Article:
These are my ruminations on life, design, and the pursuit of happiness…

How Type is Cast

We stopped by the International Printing Museum this weekend, for my daughter to do some Gutenberg research for a history report. While we were there, Museum Director Mark Barbour demonstrated the historical process for casting type.

First a punch is created out of steel using files, gravers, and counter punches. After the shape of the punch is satisfactory, it gets hardened and tempered over fire.

Then a matrix is made by striking the punch into a softer metal (Typically Copper).

A hand mold is used for casting, which consists of 2 parts.

When fitted together, there is a cavity

to hold the matrix.

The mold is filled from the top side with hot type metal. This is an alloy of Lead, Tin, and Antimony, which has a melting point of 550ยบ.

Type metal hardens very quickly. A good caster made about 2 letters a minute.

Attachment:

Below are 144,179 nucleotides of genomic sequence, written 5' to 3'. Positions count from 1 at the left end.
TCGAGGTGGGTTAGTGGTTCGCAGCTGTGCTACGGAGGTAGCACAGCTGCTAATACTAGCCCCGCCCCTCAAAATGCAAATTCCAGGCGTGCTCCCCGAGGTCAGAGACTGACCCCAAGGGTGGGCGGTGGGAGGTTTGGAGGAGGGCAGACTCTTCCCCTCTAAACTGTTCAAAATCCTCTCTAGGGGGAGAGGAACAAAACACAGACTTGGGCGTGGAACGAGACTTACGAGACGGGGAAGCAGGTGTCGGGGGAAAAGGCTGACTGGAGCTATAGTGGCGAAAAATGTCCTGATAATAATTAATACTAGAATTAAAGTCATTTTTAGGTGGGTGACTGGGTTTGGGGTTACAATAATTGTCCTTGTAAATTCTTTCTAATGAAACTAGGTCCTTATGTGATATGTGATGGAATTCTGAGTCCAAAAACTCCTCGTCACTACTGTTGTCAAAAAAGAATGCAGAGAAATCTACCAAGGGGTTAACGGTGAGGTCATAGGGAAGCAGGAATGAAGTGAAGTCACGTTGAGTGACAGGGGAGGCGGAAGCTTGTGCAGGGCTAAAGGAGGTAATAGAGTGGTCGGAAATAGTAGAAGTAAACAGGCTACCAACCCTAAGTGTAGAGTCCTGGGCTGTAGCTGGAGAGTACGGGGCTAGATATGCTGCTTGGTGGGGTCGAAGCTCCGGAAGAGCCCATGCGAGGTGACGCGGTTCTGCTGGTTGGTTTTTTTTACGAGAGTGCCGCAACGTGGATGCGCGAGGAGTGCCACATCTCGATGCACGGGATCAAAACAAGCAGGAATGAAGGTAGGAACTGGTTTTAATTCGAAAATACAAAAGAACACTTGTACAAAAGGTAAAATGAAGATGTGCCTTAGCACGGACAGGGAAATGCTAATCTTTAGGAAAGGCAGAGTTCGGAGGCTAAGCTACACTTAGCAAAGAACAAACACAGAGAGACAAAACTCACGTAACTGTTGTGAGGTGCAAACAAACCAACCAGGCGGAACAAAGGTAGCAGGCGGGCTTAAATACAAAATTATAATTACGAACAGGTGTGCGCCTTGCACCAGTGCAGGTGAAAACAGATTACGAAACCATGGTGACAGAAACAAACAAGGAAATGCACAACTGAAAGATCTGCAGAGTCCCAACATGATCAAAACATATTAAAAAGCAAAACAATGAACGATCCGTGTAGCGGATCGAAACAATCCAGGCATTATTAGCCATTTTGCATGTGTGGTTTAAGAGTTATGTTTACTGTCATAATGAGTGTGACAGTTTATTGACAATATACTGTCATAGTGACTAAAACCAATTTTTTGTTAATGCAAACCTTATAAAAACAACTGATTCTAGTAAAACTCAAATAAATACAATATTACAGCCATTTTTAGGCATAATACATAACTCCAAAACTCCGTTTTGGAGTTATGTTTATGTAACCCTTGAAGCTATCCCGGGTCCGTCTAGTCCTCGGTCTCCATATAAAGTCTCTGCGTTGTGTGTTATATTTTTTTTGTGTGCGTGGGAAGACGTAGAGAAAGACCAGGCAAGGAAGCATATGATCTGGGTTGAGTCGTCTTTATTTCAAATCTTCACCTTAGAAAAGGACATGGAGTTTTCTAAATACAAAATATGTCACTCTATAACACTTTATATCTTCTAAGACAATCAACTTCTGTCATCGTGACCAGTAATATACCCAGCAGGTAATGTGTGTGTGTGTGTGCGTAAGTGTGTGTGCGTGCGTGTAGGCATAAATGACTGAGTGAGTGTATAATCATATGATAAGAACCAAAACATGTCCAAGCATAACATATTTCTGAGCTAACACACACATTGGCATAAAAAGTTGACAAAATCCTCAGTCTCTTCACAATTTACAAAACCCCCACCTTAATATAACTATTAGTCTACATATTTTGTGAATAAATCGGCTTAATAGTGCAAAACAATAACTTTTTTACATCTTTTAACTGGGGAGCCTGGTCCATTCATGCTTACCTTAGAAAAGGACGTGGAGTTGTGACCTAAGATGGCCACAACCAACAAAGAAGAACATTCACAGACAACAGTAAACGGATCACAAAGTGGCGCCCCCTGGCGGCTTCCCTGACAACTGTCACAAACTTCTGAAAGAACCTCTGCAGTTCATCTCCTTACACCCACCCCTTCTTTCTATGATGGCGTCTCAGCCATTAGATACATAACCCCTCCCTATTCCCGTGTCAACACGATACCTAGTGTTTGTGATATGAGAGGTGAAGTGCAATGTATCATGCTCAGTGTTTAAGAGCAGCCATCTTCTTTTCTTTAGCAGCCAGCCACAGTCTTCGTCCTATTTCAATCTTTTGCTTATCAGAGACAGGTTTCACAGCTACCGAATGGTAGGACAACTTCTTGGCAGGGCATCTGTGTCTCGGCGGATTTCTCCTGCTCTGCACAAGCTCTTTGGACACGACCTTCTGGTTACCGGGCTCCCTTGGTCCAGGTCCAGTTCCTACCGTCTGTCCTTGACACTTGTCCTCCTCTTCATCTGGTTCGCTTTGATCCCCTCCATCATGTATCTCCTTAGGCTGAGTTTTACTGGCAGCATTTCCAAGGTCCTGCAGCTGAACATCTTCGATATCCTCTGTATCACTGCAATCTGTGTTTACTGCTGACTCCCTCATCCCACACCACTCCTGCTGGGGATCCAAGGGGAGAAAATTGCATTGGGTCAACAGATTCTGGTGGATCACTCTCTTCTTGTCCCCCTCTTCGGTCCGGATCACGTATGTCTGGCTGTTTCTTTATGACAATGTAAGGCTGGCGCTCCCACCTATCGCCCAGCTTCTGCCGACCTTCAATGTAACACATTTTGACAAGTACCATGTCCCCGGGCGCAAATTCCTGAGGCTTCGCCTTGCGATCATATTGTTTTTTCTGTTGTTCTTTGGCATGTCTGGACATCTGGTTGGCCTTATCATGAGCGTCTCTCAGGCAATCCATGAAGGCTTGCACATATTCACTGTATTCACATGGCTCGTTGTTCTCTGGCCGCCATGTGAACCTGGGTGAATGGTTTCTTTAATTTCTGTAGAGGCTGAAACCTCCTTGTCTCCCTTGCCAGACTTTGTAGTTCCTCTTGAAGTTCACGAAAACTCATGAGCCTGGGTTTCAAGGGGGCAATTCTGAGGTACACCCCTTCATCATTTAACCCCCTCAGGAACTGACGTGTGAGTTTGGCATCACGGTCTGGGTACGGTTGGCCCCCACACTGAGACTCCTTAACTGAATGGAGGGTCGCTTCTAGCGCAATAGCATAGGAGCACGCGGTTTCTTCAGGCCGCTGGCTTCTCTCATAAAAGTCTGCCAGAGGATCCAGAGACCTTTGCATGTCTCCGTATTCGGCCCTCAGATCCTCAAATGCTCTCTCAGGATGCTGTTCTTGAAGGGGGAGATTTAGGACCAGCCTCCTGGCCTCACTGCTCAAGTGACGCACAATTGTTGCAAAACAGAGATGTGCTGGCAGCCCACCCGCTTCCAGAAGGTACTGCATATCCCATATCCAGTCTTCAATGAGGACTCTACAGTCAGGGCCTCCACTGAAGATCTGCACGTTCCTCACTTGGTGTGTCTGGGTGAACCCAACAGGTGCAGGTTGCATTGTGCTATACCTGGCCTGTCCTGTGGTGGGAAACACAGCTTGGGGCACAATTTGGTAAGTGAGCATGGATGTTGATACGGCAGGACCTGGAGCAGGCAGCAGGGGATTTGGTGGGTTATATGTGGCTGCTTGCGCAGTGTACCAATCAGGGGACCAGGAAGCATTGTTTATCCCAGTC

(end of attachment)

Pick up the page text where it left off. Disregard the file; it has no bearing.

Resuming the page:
When the newly cast type is removed from the mold, it has a V shaped shank that needs to be removed. (You can see it here at the back of the casting)

After the shank was removed, the back end was filed smooth.

Gutenberg was not the first to create movable-type, (it was first was created in China around 1040 A.D. during the Song Dynasty by Bi Sheng.) Nor was he the first to cast metal type, (that honor belongs to Korea during the Goryeo Dynasty (around 1230).) However, Gutenberg was the first to create a workable system of moveable type, through precision manufacturing of interchangeable parts.

The type Gutenberg used to print his bible had an overall height variation of only 1/100th of an inch. This amazing feat of manufacturing was 300 years before the start of the Industrial Revolution, and 450 years before the manufacturing of Henry Ford!


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